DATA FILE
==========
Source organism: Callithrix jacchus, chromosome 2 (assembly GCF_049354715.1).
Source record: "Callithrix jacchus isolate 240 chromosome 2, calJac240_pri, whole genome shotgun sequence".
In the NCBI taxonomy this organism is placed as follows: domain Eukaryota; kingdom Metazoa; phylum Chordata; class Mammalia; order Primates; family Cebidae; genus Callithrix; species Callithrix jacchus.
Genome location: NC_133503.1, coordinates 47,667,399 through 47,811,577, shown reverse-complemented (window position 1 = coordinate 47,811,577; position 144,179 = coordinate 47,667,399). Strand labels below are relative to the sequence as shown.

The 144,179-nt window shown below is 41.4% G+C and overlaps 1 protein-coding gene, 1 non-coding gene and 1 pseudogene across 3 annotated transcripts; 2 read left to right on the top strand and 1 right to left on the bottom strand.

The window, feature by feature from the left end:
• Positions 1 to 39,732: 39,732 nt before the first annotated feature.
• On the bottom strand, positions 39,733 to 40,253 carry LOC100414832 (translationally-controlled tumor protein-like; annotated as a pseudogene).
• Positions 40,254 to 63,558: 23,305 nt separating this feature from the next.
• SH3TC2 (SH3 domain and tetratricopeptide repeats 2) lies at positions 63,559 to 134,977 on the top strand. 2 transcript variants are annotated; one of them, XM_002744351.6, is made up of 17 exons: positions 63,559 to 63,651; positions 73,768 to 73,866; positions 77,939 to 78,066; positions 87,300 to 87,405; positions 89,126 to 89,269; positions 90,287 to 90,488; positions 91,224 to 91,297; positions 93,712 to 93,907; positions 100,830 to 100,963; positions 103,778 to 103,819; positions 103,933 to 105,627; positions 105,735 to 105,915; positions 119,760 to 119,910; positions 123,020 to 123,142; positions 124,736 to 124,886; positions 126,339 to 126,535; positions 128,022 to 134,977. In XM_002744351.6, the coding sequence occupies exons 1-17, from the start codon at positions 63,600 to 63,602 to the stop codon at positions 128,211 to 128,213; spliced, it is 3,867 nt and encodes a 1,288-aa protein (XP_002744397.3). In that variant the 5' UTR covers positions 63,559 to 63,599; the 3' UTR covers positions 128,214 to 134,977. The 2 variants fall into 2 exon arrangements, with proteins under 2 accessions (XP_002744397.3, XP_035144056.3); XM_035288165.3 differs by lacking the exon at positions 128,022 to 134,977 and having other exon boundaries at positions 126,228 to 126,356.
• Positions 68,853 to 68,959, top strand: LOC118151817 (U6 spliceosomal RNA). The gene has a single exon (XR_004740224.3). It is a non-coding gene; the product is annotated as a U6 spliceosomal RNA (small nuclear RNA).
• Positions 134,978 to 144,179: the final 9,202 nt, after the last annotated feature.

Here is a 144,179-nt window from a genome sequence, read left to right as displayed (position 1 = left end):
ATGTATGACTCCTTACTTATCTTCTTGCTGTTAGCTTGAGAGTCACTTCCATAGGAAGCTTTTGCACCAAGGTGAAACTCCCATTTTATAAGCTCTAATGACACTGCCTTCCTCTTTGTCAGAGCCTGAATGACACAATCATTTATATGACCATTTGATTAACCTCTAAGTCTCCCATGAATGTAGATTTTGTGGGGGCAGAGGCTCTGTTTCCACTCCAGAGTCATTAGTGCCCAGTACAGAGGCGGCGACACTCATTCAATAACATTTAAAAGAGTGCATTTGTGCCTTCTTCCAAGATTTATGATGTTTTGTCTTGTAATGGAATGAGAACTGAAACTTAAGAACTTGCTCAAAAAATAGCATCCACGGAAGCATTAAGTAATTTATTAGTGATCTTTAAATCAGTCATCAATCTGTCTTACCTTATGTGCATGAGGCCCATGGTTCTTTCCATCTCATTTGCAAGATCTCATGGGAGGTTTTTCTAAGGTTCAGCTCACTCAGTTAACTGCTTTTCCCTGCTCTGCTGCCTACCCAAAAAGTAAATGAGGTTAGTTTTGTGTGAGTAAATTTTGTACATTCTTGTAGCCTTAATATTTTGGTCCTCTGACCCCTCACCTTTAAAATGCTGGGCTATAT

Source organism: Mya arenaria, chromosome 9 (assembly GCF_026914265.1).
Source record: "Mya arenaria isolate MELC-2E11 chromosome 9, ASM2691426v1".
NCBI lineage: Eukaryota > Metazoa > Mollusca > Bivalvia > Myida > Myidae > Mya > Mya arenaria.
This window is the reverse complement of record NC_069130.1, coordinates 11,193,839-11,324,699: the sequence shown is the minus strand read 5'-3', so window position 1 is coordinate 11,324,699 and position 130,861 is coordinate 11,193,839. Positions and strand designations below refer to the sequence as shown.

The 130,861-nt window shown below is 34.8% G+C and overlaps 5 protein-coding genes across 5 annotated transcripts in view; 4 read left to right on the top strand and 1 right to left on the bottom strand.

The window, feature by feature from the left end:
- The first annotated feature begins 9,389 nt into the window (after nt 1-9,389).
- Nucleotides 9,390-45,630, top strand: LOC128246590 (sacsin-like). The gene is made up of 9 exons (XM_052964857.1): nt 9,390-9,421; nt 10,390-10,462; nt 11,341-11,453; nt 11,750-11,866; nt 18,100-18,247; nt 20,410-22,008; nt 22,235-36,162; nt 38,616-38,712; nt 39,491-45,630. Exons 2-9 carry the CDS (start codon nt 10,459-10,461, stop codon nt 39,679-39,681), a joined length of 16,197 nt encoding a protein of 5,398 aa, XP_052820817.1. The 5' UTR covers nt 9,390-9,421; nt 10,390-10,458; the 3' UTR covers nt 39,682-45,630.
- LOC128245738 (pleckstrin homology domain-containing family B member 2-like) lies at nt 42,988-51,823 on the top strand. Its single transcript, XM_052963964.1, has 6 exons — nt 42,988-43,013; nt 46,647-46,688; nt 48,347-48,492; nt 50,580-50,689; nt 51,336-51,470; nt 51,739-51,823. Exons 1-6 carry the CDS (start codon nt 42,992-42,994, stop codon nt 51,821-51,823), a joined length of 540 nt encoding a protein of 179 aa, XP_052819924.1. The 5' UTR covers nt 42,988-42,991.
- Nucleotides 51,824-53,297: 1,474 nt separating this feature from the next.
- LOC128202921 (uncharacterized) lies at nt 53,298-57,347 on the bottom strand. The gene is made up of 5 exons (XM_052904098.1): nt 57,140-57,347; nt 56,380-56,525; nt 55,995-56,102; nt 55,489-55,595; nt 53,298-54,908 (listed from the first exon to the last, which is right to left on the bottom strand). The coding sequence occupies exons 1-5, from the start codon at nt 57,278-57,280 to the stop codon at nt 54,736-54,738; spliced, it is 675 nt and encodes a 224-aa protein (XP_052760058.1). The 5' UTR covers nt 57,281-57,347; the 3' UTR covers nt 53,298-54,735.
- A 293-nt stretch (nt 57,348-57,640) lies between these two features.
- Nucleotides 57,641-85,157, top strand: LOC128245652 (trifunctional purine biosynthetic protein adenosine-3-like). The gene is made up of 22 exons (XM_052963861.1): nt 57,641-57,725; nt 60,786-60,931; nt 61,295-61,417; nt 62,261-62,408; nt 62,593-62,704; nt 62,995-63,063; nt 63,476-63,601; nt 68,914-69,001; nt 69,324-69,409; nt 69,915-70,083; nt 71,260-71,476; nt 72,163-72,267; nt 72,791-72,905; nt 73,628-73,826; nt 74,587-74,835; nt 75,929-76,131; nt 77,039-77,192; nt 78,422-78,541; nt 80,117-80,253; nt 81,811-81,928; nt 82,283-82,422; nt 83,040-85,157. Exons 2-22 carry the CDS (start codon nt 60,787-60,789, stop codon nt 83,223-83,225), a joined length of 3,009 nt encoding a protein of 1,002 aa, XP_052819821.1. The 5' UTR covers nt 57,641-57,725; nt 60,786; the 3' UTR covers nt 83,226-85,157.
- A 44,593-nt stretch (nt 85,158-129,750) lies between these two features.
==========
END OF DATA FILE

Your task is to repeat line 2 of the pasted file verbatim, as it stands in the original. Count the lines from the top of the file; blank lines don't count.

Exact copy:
Source record: "Callithrix jacchus isolate 240 chromosome 2, calJac240_pri, whole genome shotgun sequence".